Temperature: 10 degrees Celsius
Word that captures the day:
Spencer: "Kenny West" (father)
Alex: "Tony Meers" (father)
David: "Ella/Arlo Johnson" (daughter/son)
The day was spent resting and acclimating to the altitude and our surroundings, which is essentially some of the most superb alpine views imaginable. And so, without a grueling climb to endure, and as Father's Day is nearly upon us, it's the perfect time and the ideal setting to think about my dad, Kenny.
He's following our climb and marveling at all the sights we've managed to share.
In addition to helping shape the person I've become, he's also innately shared his wisdom and humour, as only a dad can. (His favorite joke: "I can't wait for tomorrow." "Why?" "Because I get better looking every day!")
And his latest advice has been a real shot in the arm. Almost literally. Before I left for the climb he gave me these special elbow pads to help ward off a lingering case of tennis elbow that we both knew would bug me. And I'm happy to report they've really worked!
My dad, nature-lover, funnyman (and now physiotherapy-equipment consultant), is such an honest and forthright person, I thought it fitting to send a simple, straightforward but vitally important message down to him from this mountain:
Dad, I love you.
David, Spencer's best friend and fellow climber, also wants to share a few words about Father's Day, from a different perspective:
Just like Alex and Spencer, I'm thinking about my dear ol' Dad, too. But this Father's Day, I'm also reflecting on my relationship with my own young kids, Ella and Arlo, which seems to grow deeper by the day.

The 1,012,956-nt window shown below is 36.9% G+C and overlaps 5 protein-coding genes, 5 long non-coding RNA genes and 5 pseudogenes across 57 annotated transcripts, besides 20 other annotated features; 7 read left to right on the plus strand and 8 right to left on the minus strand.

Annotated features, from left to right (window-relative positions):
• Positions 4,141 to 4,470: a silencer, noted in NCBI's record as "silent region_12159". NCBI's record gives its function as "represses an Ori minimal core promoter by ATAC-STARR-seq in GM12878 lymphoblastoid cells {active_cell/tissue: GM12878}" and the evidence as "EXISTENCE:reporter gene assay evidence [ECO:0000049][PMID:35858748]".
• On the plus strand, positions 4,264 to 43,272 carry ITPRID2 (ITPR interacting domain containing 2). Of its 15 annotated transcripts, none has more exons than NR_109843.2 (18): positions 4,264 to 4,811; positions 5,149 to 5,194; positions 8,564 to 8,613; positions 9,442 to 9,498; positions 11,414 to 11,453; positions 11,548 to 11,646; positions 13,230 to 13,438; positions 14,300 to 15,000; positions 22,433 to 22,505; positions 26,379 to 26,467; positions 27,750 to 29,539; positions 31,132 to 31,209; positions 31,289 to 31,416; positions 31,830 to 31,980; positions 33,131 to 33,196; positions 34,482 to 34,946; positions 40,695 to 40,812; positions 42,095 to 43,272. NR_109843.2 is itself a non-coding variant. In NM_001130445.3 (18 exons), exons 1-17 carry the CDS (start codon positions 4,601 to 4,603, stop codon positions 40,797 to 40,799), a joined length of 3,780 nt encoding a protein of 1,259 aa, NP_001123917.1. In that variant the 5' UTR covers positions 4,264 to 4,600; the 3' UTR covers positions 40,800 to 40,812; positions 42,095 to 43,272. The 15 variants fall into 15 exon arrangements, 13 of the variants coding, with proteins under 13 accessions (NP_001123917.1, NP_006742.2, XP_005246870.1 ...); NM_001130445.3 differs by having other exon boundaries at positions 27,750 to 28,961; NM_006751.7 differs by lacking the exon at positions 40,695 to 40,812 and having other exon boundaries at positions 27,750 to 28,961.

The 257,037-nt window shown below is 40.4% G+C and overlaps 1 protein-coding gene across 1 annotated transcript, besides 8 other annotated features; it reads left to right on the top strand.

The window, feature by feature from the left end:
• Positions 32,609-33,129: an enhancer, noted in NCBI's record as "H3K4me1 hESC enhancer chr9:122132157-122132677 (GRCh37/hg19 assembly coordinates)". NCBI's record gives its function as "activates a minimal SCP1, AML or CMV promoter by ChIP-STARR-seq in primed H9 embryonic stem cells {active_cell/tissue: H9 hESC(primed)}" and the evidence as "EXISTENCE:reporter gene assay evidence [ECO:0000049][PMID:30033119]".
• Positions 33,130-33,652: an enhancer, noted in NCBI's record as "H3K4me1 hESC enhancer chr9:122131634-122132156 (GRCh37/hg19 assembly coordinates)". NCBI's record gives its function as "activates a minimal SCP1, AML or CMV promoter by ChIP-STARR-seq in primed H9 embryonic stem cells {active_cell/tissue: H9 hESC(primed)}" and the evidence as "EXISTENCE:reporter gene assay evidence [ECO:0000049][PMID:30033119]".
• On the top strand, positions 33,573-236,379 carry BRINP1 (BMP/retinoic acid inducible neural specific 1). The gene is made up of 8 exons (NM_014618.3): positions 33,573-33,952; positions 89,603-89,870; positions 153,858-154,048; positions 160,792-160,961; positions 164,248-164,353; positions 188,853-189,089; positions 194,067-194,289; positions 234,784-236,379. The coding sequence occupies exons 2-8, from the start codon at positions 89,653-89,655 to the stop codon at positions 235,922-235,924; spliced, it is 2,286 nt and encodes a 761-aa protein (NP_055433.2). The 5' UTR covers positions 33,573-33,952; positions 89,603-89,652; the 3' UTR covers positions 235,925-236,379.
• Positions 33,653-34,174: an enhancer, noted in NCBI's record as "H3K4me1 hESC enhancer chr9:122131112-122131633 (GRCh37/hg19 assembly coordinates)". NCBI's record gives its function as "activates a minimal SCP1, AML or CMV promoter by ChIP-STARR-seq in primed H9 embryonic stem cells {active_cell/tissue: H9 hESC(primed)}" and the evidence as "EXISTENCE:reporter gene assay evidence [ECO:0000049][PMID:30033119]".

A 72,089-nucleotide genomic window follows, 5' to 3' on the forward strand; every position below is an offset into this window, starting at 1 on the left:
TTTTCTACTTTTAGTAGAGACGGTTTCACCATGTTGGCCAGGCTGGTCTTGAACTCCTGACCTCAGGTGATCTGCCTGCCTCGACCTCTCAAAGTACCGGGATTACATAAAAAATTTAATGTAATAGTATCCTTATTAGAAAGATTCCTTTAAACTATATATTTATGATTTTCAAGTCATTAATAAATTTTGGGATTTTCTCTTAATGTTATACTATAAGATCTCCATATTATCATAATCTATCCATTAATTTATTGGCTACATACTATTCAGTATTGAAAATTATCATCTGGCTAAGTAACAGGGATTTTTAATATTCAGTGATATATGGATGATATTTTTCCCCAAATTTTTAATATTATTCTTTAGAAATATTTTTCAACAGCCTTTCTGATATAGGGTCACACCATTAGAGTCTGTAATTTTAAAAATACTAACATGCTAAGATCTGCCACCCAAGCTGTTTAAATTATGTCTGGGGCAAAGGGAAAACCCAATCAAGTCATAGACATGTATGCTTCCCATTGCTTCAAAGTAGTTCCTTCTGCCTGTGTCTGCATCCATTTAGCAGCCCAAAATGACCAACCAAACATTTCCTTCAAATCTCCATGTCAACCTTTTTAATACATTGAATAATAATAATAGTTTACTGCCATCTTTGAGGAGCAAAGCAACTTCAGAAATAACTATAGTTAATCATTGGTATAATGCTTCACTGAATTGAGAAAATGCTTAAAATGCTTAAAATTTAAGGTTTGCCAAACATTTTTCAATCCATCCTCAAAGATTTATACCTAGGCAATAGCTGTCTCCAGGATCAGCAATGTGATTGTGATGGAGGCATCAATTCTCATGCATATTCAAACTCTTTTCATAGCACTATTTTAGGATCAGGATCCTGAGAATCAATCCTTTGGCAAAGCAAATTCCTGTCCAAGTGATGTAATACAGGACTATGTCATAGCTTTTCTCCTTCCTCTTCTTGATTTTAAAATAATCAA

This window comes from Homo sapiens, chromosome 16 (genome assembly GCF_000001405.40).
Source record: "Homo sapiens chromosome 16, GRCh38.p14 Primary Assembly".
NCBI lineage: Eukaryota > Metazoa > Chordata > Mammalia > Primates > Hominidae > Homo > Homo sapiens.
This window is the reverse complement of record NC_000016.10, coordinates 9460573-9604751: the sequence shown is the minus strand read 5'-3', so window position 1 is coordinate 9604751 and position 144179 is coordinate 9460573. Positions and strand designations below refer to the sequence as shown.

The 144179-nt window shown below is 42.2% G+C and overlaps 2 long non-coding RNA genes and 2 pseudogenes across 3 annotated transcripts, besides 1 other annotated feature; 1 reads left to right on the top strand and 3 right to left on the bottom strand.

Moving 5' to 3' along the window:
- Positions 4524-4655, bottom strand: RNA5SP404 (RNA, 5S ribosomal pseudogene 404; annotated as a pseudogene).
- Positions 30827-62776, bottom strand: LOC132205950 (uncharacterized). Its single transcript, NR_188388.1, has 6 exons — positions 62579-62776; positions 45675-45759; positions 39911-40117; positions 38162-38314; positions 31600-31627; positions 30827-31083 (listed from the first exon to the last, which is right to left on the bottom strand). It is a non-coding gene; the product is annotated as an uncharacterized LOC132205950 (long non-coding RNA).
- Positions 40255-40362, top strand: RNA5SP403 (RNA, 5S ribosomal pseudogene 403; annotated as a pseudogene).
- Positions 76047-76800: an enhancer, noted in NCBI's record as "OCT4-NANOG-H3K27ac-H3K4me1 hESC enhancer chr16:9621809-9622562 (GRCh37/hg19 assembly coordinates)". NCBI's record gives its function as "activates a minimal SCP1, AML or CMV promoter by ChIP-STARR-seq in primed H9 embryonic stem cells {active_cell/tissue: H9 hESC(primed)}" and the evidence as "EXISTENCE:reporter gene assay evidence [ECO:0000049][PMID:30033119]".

I know I'll look back on this climb with a great deal of pride. It's an accomplishment that I'll be able to share with my kids someday. I recently had the honour of being featured in Free The Children's Father's Day campaign, Because Dad Taught You (see if you can spot my photo in the campaign!). And that line, 'because dad taught you,' has really made me consider what this 20,000-step trip, this journey to Redefine Possible, is teaching my children. More than anything, I hope they learn that they, too, can achieve the impossible.
But right now I'm thinking about the lessons they have been teaching me. Every single day.
As Director and Talent Producer at Free The Children, I've been so fortunate to have such an amazing job, getting to know the real people behind the glare of the celebrity spotlight. Doing my part to help make the world a better place with my friends and colleagues at Free The Children and Me to We. There are countless opportunities to share my expertise and creativity - all of them incredibly stimulating, professionally and personally.
But even they pale in comparison to my role as Dad. It's by far the most creative aspect of my life; the most rewarding; and, of course, the closest to my heart. The more my kids learn, the more they express themselves - it's mind-blowing. They've made me appreciate living in the moment, and that the little joys, little break-throughs and, of course, the little hugs are the richest rewards of all.
Time and distance make the heart grow fond. And as I'm currently above the clouds on the remote slopes of Mount Kilimanjaro, more than a week since I felt their hugs and heard their voices, I haven't loved my Ella and Arlo as much as I do right now.